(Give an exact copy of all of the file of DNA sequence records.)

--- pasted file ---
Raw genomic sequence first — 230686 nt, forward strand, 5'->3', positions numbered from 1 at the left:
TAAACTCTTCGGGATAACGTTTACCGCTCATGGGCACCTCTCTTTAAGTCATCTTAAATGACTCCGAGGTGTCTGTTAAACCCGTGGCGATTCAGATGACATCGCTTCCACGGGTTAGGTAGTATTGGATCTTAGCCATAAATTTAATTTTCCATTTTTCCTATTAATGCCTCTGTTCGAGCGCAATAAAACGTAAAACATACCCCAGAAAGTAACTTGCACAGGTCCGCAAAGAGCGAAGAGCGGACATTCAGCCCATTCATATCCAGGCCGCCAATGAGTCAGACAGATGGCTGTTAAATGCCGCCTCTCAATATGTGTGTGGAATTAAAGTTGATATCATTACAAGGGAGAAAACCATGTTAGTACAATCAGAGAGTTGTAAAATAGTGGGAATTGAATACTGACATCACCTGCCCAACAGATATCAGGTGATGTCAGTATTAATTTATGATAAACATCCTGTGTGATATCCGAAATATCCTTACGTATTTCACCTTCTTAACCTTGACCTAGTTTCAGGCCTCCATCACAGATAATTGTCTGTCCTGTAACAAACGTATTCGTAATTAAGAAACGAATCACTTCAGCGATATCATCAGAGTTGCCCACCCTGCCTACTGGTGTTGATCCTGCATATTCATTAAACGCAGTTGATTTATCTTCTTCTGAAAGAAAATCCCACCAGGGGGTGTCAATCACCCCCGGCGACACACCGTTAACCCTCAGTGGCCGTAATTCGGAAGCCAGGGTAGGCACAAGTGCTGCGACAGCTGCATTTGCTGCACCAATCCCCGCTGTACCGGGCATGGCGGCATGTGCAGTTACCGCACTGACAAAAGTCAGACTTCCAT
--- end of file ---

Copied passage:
Raw genomic sequence first — 230686 nt, forward strand, 5'->3', positions numbered from 1 at the left:
TAAACTCTTCGGGATAACGTTTACCGCTCATGGGCACCTCTCTTTAAGTCATCTTAAATGACTCCGAGGTGTCTGTTAAACCCGTGGCGATTCAGATGACATCGCTTCCACGGGTTAGGTAGTATTGGATCTTAGCCATAAATTTAATTTTCCATTTTTCCTATTAATGCCTCTGTTCGAGCGCAATAAAACGTAAAACATACCCCAGAAAGTAACTTGCACAGGTCCGCAAAGAGCGAAGAGCGGACATTCAGCCCATTCATATCCAGGCCGCCAATGAGTCAGACAGATGGCTGTTAAATGCCGCCTCTCAATATGTGTGTGGAATTAAAGTTGATATCATTACAAGGGAGAAAACCATGTTAGTACAATCAGAGAGTTGTAAAATAGTGGGAATTGAATACTGACATCACCTGCCCAACAGATATCAGGTGATGTCAGTATTAATTTATGATAAACATCCTGTGTGATATCCGAAATATCCTTACGTATTTCACCTTCTTAACCTTGACCTAGTTTCAGGCCTCCATCACAGATAATTGTCTGTCCTGTAACAAACGTATTCGTAATTAAGAAACGAATCACTTCAGCGATATCATCAGAGTTGCCCACCCTGCCTACTGGTGTTGATCCTGCATATTCATTAAACGCAGTTGATTTATCTTCTTCTGAAAGAAAATCCCACCAGGGGGTGTCAATCACCCCCGGCGACACACCGTTAACCCTCAGTGGCCGTAATTCGGAAGCCAGGGTAGGCACAAGTGCTGCGACAGCTGCATTTGCTGCACCAATCCCCGCTGTACCGGGCATGGCGGCATGTGCAGTTACCGCACTGACAAAAGTCAGACTTCCAT